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They’re GRRR-EAT

August 24, 2018

Say this phrase to anyone who grew up in 70’s-80’s and they will immediately think of Kellogg’s Tony the Tiger.

Apparently Tony was telling fibs to us kids, it was far from great or good, it was unhealthy rubbish.

As we start to head towards the start of a new school term I was thinking of the old adage about breakfast being the most important meal of the day.

Numerous studies have shown how important breakfast is. Children who skip breakfast are more likely to have a higher BMI, perform poorly at memory tests, problem-solving, and motor skills.

Good breakfast really does kickstart a GRRR-EAT day, but what constitutes a good breakfast?

9 out of 10 children start the day with a breakfast cereal and over 50% will have a second bowl of cereal at home after school, of which the vast majority are packed with sugar.

Current advice is that free sugar should be no more than 5% of our daily calorie intake. For children, it ranges from 4-year-olds 19grams  (5cubes) to 30 grams (7cubes) for 11-year-olds and upwards.

The advice on breakfast cereals is really simple:

  • PORRIDGE IS BEST, with virtually no sugar and slow release energy supply for kids to help them learn.
  • Weetabix either the original or any of the plain unbranded boxes are good, they are low in sugar and the portion estimates are based on two biscuits, a normal serving.
  • If the cereal has Sugar, Honey, Choco, Coco, or Frosted in the title, run for the hills, they are packed with sugar and very unhealthy. A normal bowl will pretty much contain your child’s sugar allowance for the day. Unlike porridge these cereals will not provide the slow burn of energy release needed for school, hindering performance, and they will end up craving a sugary snack later in the day.The information they give on the pack will be based on a 30-gram serving, this is a measly amount that no-one takes, if there is a picture on the packet it will be of a 90-120gram serving.

 

The packaging will be designed to appeal to young kids and if you read it. It will talk about “added vitamins” and being “whole grain”.  While this is true, it doesn’t undo the damage the sugar will do in terms of tooth decay, obesity and increasing the chance of your child developing diabetes and various forms of cancer long term if they eat a diet rich in sugars.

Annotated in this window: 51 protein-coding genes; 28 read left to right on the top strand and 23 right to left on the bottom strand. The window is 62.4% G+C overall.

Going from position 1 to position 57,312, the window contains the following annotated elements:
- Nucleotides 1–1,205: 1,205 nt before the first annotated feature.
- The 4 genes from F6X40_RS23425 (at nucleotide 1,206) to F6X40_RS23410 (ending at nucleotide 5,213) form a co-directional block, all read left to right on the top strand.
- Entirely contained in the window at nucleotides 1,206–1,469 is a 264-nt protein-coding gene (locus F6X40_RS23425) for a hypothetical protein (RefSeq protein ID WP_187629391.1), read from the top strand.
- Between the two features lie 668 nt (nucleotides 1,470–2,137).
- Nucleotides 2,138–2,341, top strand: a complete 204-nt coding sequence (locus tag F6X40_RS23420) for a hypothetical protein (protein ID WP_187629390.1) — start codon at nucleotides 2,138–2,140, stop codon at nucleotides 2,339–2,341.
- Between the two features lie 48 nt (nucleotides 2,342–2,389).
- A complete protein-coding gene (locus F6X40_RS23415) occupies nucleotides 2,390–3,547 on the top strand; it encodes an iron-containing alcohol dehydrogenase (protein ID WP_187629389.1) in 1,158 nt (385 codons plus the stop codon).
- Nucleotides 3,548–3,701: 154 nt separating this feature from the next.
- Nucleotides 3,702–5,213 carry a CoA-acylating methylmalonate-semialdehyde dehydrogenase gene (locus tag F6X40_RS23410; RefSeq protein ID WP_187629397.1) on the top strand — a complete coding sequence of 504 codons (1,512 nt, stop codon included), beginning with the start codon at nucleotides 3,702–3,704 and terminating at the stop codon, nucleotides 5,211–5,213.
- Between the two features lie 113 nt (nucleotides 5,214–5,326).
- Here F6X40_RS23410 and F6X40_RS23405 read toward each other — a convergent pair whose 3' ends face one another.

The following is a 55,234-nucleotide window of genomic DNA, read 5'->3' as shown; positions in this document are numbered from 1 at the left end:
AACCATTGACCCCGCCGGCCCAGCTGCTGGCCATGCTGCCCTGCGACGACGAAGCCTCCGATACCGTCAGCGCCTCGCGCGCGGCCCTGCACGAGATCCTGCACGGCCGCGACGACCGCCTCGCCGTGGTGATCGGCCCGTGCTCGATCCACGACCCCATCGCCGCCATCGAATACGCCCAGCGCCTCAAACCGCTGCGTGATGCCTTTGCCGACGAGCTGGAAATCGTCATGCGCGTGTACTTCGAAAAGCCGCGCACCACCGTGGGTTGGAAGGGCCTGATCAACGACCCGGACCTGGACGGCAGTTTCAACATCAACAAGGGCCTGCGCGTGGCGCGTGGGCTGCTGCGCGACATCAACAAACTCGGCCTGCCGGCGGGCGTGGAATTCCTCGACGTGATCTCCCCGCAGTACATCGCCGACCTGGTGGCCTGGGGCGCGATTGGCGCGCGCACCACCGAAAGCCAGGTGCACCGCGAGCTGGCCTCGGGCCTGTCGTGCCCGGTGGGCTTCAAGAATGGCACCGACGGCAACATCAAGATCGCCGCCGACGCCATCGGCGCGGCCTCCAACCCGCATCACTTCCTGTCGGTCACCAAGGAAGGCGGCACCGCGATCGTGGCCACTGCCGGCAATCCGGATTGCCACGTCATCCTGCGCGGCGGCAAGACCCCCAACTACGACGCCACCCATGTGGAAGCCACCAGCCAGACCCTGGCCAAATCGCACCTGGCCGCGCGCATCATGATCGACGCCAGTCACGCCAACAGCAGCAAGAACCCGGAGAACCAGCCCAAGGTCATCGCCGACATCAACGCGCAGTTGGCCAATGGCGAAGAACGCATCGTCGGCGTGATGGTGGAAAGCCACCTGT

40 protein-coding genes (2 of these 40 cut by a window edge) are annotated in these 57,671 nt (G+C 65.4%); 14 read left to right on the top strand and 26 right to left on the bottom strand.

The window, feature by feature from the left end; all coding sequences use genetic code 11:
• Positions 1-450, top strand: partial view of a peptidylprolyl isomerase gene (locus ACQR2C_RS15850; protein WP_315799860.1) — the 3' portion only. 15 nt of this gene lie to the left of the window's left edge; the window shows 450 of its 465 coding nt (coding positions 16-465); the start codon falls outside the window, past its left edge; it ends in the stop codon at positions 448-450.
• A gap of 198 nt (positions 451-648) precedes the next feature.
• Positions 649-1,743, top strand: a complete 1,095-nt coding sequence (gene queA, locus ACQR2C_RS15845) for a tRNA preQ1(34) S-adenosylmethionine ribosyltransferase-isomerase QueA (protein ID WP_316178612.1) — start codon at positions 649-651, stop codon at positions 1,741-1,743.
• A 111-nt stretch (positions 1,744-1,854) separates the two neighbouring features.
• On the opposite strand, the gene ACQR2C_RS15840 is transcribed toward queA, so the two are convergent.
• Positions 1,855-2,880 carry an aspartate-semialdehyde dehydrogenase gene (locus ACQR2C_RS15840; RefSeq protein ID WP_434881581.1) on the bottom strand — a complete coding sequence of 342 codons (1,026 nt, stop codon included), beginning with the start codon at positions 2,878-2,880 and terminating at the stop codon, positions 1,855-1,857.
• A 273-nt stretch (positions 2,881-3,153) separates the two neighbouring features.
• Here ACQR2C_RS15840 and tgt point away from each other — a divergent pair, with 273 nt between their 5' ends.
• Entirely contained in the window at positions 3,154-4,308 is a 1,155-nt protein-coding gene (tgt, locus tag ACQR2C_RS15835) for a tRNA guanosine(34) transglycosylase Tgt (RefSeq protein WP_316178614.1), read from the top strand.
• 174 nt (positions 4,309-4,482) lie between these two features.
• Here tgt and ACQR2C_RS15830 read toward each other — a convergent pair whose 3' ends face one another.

My Professional Opinion

These cereals should really state on the packaging is “we know this is very unhealthy, but it is really easy to get your children hooked on sugary foods and we don’t care about them! We just want your money!” At least that would be honest.

All the above cereals, with additions, are extremely high in sugars.  Any other cereals not mentioned above will have an amber rating.  A normal portion of cereal will contain a substantial percentage of your child’s sugar allowance.  Add a glass of fruit juice to breakfast and they will have exceeded their sugar allowance for the day.

Porridge is fantastic, really fast and easy to prepare in a microwave. It will easily provide your kids with energy until lunchtime, keeping them full. Try slicing in fruit and berries or cook it with apple diced into the porridge and a little cinnamon.  Sprinkle it with any of the milled seed toppings available in the supermarket aisles. All these will make it tastier and a healthier start to the day.

Even add a little honey or fruit compote, obviously, this increases the sugar content, but you are at least aware of how much sugar you are adding.

If you have a bit more time, an egg, boiled or poached with wholemeal toast is always a treat and eggs are now rightly viewed as a healthy part of a diet.

Sugar is so harmful, it is in almost every processed food. Download the “Sugarsmart” app onto your phone and scan the barcode of any foods to see how much sugar is contained, even better let the kids do it, make it a game for them to find the healthiest foods.

You will be shocked and amazed at the sugar content of many foods, some popular stir-in cooking sauces have so much sugar they should be in the dessert section!  Often health foods labelled as “Healthy” and “low in fat” are packed with sugar to compensate for the lack of taste. Again the manufacturers of these apparent low fat health products know their product is packed with unhealthy sugar, yet the banner will fail to mention that! Again, they are only interested in your money and their profit.

HEALTHY SCONES.  The lightest scones you will ever taste.

500g Strong White Flour,  30g Baking Powder,  75g Stevia Erylite.  Sift the dry ingredients into a mixing bowl,  then add 230ml of Butter Milk, with 2 eggs beaten in, and 75g of softened (almost liquid ) butter.

Lightly beat the mixture just until it has combined, empty out onto a flour dusted surface and roll out to 5cm/2inches thick, cut out into 10-15  scones and place on a baking tray, put this into the fridge for 30 mins to chill, then put into the middle shelf of a hot oven at 220°C (not fan) for 15-17 mins

The original recipe called for 75g of caster sugar. I used to make them with only 40g of sugar, with no effect on the taste but now I substitute the sugar with the Stevia Sweetener. This is a natural plant product with no calories and no effect on the Glycaemic Index so doesn’t count as sugar.

If you use 40g of sugar each scone will contain 3-4g of sugar, this is lower than the sugar in a commercially bought scone and these are so much nicer.

You can vary the recipe by using 50:50 strong white and wholemeal flour or add 100g of sultanas, but remember the sultanas are dried fruit and so are packed with sugar.

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